Talking about home testing for HIV

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A story about this quick, easy, and painless test

A few months ago, I had a panic about some stupid unsafe sexual encounters I’d had a few weeks previously. I messaged the guys I had met (who I hadn’t known before), and whilst most told me they were HIV-negative (though from their behaviour at the time I have a feeling they just didn’t know), one guy told me he was positive, but undetectable and could not transmit the virus.

During this time, the panic came from nowhere, and was very unlike me. Most of the panic actually came from those that said they were negative or didn’t know their status rather than the guy who said he was undetectable (though I do wish he had told me beforehand). I needed to get tested straight away. I was not in a position to go to a GP and our local GUM clinic is generally unhelpful and impossible to get an appointment. I just felt so LONELY – I couldn’t talk about it with anyone. I had never felt so much regret, sadness, and anger at myself.

I searched online through blurred vision and found mention of the Biosure test kit. I read so many reviews and comments on this site and others, and eventually bought it, hoping it would arrive the next day. Despite being within the 3 month window still for antibodies to be produced, I wanted to test as early as I could (even knowing the result may not be reliable). For the rest of the day and night I tried – but failed – to relax.

The entire next day I paced around the house waiting for the test to arrive, but by the evening I knew it wasn’t going to happen. I set myself up for another sleepless night, knowing that it MUST arrive the next day.

Late the next afternoon, the plain grey package arrived through the letterbox. I picked it up and, with shaking hands, read the instructions and information. The instructions were so simple and clear to follow (even in my state). Sampling the blood and starting the test was even easier and faster than reading the instructions. I laid down on the sofa and tried to watch YouTube whilst I waited. 15 minutes later, I returned to the test slowly and read the results. One line; it was one of the biggest feelings of relief I’d ever had.

Despite being happy about the result, I knew the test wasn’t conclusive. I hastily read around trying to find evidence of test reliability at different stages within the 3 month window, but knew it would be impossible for me or anyone else to guess whether I’d be one of those who generate antibodies early enough to be detectable by the test.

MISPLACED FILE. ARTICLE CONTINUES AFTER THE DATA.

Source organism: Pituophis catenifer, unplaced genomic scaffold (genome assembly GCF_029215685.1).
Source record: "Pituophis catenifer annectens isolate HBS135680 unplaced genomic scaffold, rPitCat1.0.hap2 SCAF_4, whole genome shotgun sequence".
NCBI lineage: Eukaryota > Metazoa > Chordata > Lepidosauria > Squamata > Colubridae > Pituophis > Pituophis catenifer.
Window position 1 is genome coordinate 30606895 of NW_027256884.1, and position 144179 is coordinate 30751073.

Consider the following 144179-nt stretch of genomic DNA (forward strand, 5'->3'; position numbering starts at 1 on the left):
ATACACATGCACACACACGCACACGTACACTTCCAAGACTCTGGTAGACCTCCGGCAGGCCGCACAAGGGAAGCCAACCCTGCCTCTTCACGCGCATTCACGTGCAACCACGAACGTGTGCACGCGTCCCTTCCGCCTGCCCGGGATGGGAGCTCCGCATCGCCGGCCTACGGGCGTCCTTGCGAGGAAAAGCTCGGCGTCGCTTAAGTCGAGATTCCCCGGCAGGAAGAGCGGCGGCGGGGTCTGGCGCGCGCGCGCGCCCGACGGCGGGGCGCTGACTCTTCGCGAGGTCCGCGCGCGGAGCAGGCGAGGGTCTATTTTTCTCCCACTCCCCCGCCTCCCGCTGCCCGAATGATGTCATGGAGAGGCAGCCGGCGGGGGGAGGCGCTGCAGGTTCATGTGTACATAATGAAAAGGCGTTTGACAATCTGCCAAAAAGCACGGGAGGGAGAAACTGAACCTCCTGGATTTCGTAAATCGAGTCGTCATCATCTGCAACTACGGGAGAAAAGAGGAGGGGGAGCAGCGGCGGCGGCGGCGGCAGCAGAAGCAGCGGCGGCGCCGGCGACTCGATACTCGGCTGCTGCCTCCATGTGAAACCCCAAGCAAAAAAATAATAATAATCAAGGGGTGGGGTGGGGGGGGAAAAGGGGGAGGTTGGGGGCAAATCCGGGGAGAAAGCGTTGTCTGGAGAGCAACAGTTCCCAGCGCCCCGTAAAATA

For the few weeks afterwards I tried to put the test to the back of my mind. I did experience some flu-like symptoms, and my mind always went back to what it might be, but it was November, and lots of people around me had the symptoms too, so I tried to focus on that.

This week marks the 3 months since the last worrisome encounter, and I ordered another Biosure test. This time, it did arrive the next day (today). I quickly read the instructions to check if they had changed since last time, and did the test. Whilst waiting, I knew that the ‘window period’ meant that this test would be conclusive, and I vowed I would tell my story here either way (as asked-for by the card accompanying the test).

15 minutes later I checked the result, and was again greatly relieved to see that it was negative (one line). In laying the test down, I did notice a small orange ‘smudge’ appear just below some of the covering in the test strip, but I found an online discussion that explained this was just the chemicals moving around now the test was horizontal.

Although the test may not be 100% accurate, I now feel confident about my status. I know my experiences over the past few months will forever change my attitude towards safe sex with other people for the better, and also towards those bravely living with HIV around the world, especially where healthcare is less-readily available and where social stigma still means such people (wrongly) feel guilt and persecution for their innocent actions.

These tests are vital for the ongoing cause to eliminate HIV transmission and to end the stigma that people living with HIV face everyday from themselves and others. The more people that can be taught about the virus, and the more people that are aware of their status, and take subsequent steps to get treatment or make sure to have safer sex, the better for everyone.

Even people – like me – who get negative test results, and who have also experienced the panic and stresss that I went through, will change their mindset to ensure that they always think properly about sex, the questions they ask, and the actions they take. This will also help reduce the virus spread.

It is clear that these instant tests need to be made available to all. Thank you to everyone who actively spreads the word about them, and of course to Biosure for taking this very important step.

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